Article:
Effects of Oceanic Crustal Thickness on Intermediate Depth Seismicity

Lara S. Wagner, Mark J. Caddick, Abhash Kumar, Susan L. Beck, Maureen D. Long

Research output: Contribution to journalArticlepeer-review

12 Scopus citations


The occurrence of intermediate depth seismicity (70–300 km) is commonly attributed to the dehydration of hydrous phases within the downgoing oceanic plate. While some water is incorporated into the oceanic crust at formation, a significant amount of water is introduced into the plate immediately before subduction along outer-rise faults. These faults have been shown to extend to depths of over 30 km and can channel water to depths of 20 km or more beneath the seafloor. However, the amount of water introduced into the oceanic mantle lithosphere, and the role of that water in the formation of intermediate depth seismicity, has been the topic of ongoing research. Here we compile evidence from areas where the subducted oceanic crust is likely thicker than the penetration depth of water into the downgoing plate. These regions comprise aseismic plateaus and ridges (hot spot tracks) that can be compared directly to adjacent segments of the oceanic plate where oceanic crust of normal thickness is subducted. Regions with thick oceanic crust show little to no seismicity at intermediate depths, whereas adjacent regions with normal oceanic crust (∼6–8 km thick) have significant seismicity at similar depths and distances from the trench. We hypothesize that intermediate depth earthquakes observed in regions with thinner oceanic crust are caused by mantle dehydration reactions that are not possible in regions where the oceanic mantle was never hydrated because the thickness of the oceanic crust exceeded the penetration depth of water into the plate. We compare our observations to phase diagrams of hydrous basalt and hydrated depleted peridotite to determine pressures and temperatures that would be consistent with our observations. These can provide valuable constraints, not only on the degree of hydration and dehydration in the downgoing plate, but also as ground-truth for thermal models of these regions, all of which have complex, three-dimensional, time-variant subduction geometries and thermal histories.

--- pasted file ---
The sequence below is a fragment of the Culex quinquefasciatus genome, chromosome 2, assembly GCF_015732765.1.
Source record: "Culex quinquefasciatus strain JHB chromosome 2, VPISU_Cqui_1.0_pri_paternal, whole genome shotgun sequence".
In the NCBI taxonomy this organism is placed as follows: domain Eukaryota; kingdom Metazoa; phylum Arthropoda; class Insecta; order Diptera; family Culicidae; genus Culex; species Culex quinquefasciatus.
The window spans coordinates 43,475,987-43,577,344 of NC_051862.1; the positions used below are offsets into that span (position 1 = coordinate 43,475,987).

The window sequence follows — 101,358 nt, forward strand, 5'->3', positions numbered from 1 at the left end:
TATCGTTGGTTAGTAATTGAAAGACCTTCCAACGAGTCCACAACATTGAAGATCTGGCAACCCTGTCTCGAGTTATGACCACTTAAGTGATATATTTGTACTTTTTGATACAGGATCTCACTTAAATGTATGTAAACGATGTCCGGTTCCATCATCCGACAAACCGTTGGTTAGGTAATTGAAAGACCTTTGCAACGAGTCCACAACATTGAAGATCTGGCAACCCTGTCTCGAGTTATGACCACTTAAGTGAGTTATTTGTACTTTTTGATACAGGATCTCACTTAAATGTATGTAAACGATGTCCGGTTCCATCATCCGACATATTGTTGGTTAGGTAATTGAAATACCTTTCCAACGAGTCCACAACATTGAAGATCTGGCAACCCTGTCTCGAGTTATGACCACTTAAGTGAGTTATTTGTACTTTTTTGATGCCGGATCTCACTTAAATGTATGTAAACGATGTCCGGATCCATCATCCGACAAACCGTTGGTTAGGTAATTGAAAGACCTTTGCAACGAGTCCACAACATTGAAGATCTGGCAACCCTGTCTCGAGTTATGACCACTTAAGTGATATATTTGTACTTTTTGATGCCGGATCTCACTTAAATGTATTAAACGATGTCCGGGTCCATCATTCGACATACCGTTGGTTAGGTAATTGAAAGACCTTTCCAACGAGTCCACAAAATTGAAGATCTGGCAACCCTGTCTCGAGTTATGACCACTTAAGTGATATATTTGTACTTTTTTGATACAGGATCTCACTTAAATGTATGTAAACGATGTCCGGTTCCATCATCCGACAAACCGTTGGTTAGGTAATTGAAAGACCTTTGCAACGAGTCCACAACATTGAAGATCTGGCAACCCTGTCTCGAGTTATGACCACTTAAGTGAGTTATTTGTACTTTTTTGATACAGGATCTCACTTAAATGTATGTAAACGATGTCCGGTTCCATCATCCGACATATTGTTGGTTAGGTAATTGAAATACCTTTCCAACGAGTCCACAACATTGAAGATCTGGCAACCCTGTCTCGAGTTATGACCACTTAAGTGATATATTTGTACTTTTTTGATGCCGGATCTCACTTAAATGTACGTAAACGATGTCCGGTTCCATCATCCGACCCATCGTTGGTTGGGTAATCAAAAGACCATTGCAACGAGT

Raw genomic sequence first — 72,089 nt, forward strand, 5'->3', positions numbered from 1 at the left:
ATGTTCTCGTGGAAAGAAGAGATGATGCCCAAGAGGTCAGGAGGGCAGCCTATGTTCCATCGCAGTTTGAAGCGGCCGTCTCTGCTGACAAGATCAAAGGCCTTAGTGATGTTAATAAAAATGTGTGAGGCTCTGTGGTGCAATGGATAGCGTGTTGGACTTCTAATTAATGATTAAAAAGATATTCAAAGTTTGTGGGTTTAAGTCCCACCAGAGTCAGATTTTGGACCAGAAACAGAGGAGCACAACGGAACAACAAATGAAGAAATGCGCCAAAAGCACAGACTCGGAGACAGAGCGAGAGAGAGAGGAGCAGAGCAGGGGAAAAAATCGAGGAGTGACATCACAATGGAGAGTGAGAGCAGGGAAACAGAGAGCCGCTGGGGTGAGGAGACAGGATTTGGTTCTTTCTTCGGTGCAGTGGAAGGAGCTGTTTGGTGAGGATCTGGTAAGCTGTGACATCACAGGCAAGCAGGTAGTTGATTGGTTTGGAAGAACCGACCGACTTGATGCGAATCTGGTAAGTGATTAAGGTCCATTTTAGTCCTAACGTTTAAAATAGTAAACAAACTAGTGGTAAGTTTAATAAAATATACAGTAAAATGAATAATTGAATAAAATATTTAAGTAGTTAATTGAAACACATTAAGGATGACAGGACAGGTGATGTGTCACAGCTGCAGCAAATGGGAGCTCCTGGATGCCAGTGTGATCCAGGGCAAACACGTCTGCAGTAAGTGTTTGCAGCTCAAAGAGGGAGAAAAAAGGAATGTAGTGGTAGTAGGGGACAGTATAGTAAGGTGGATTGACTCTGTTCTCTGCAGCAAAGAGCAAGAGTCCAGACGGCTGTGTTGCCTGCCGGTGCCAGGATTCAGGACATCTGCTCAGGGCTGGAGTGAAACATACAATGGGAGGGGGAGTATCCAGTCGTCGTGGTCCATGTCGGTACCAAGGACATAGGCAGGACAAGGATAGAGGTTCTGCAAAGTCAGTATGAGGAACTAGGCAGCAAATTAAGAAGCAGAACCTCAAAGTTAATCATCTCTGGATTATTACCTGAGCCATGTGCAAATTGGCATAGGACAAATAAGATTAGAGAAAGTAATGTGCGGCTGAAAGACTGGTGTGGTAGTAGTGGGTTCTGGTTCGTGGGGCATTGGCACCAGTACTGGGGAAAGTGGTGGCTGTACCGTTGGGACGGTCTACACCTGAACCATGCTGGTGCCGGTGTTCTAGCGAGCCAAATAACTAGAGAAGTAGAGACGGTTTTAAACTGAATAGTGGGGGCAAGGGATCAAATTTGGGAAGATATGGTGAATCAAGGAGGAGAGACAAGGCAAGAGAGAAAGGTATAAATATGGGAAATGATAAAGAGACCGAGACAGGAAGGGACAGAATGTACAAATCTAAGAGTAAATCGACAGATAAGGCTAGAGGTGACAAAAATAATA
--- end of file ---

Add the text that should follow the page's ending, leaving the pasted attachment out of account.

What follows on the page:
Original languageEnglish (US)
Article number244
JournalFrontiers in Earth Science
StatePublished - Jul 10 2020


  • aseismic-ridges
  • flat-slab
  • hydration
  • intermediate-depth
  • oceanic crust
  • oceanic ridges
  • seismicity

ASJC Scopus subject areas

  • General Earth and Planetary Sciences


Dive into the research topics of 'Effects of Oceanic Crustal Thickness on Intermediate Depth Seismicity'. Together they form a unique fingerprint.

Cite this